How Should Insurers Adapt To The Introduction Of Autonomous Cars?

Autonomous vehicles have been around in their simplest forms since the early 2000’s — for example, Toyota Prius introduced automatic parking back in 2003. Since then, the technology has come a long way, and manufacturers such as Ford, Volvo and Tesla are now all pushing to have fully autonomous vehicles on the road by as early as 2022. These market trends are showing us that we’re heading rapidly towards the inflexion point of consumer acceptance, demand, and affordability of autonomous tech, but one thing isn’t keeping up; insurance. What needs to be done for traditional motor insurers to stay relevant in the new age of ‘driverless’ driving?

It’s worth defining the spectrum of autonomous capabilities, since they have different demands on a motor insurer:

  • Level 0 : Human driver controls everything
  • Level 1 : Braking or parallel parking, can be done autonomously
  • Level 2: Cruise control or lane centring are autonomous (but monitored by driver)
  • Level 3: Partial Autonomy — driver first but can opt in to autonomous modes
  • Level 4: Full Autonomy — Autonomous first but driver can override
  • Level 5: Full Autonomy — Autonomous first but and driver can not override (i.e. no steering wheel)

Most new cars sold in the past five years are at Level 1 or Level 2, which means that soon the majority of vehicles on the roads will have some form of autonomy. Motor insurance has managed to incorporate the reduced risk attributed to these driving activities into their existing pricing models already. Motorway driving has always been the least risky insurable journeys and a tricky parallel park, at worst, will result in a minor fender bender if all goes wrong. Insurance models don’t (perceivably) discount for using these lower level autonomous modes.

However, cars at Level 3 will soon become commonplace, and insurers are starting to get concerned. We now have vehicles with the capability to make decisions in almost every driving activity, based on a combination of algorithms and driver choices. Arguably, it is the grey area, of being able to switch between the two, that makes Level 3 the most difficult level for an insurer to predict and price risk for — a mix of the nascent technology and the tentative driver.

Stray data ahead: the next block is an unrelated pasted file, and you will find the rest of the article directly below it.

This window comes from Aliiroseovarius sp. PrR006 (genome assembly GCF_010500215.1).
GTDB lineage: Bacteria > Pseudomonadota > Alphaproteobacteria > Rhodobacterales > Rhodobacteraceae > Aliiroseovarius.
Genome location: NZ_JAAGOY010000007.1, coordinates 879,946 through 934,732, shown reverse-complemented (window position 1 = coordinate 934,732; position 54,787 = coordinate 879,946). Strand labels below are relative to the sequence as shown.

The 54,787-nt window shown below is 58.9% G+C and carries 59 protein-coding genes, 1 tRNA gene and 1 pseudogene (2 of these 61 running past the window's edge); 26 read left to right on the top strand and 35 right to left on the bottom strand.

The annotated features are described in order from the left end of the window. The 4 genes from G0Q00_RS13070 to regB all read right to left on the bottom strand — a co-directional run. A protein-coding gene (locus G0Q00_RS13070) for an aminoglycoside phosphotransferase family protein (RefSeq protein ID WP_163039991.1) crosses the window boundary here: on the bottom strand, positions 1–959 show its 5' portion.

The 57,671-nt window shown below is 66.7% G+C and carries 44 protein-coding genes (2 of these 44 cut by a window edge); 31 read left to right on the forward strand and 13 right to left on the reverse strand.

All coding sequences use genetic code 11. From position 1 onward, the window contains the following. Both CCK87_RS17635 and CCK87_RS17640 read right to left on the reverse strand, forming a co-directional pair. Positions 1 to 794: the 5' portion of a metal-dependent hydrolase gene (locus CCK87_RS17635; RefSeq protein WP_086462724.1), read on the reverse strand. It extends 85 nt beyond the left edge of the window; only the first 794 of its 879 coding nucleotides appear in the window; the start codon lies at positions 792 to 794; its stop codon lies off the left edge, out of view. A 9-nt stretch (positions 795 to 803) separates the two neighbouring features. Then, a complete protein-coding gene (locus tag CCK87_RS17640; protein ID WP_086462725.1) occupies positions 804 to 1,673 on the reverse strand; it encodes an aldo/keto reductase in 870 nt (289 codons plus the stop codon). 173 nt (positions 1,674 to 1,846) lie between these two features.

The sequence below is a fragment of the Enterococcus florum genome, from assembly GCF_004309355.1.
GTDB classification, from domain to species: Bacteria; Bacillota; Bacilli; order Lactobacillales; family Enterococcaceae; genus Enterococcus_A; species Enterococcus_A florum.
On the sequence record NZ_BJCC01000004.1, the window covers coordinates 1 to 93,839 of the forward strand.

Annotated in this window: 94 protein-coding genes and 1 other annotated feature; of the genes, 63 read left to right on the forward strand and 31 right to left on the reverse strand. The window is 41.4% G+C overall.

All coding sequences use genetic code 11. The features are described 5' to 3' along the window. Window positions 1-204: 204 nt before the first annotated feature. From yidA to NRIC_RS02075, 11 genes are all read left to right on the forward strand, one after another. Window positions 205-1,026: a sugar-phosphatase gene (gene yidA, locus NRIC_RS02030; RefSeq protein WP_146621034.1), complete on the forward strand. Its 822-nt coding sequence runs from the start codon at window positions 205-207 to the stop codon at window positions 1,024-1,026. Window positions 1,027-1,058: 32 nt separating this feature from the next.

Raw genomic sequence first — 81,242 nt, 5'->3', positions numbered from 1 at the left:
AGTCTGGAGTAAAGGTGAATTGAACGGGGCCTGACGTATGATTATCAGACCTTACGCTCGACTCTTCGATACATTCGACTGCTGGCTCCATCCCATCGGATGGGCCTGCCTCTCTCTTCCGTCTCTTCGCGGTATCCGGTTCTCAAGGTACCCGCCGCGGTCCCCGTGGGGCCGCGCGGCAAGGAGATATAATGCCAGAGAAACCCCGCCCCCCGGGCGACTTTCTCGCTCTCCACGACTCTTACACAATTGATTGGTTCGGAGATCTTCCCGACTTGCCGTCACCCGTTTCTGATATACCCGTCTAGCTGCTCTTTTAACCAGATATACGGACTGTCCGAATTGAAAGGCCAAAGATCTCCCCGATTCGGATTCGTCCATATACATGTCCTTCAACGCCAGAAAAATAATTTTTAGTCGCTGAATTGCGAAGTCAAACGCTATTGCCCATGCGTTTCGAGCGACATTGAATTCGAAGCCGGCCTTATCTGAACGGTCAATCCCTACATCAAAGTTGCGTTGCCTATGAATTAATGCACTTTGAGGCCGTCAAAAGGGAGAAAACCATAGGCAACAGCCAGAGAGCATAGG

It is this problem that insurers must overcome in order to keep up with the future of driving. They need to take a more flexible approach to risk and democratise pricing of this risk to support the innovation happening in the automotive space. If they don’t, as a mandatory legal requirement for driving a vehicle on the road, the insurance industry could walk itself into a most invidious position — an inhibitor of progress.

There are, however, solutions to cross this chasm for insurers:

Data, Data, Data

Vehicles are now sharing data like never before, with the connectivity of cars being a standard on most new vehicles. Data is being streamed in real-time and is accessible either directly from the vehicle manufacturers or service abstractions on top of these companies.This data is already being used to improve driver experience (mobile apps which promote engagement), automatically call emergency services (automated FNOL) and for usage-based insurance products (for example, pay-by-mile).

Insurers need to be utilising this data. There is opportunity for building talented and experienced teams of data scientists that can deliver models (machine-learning or broader AI) and meaning. In doing so, modular and consumable data sets, can be created that can be used by actuaries to create better pricing models and more customer-centric insurance products.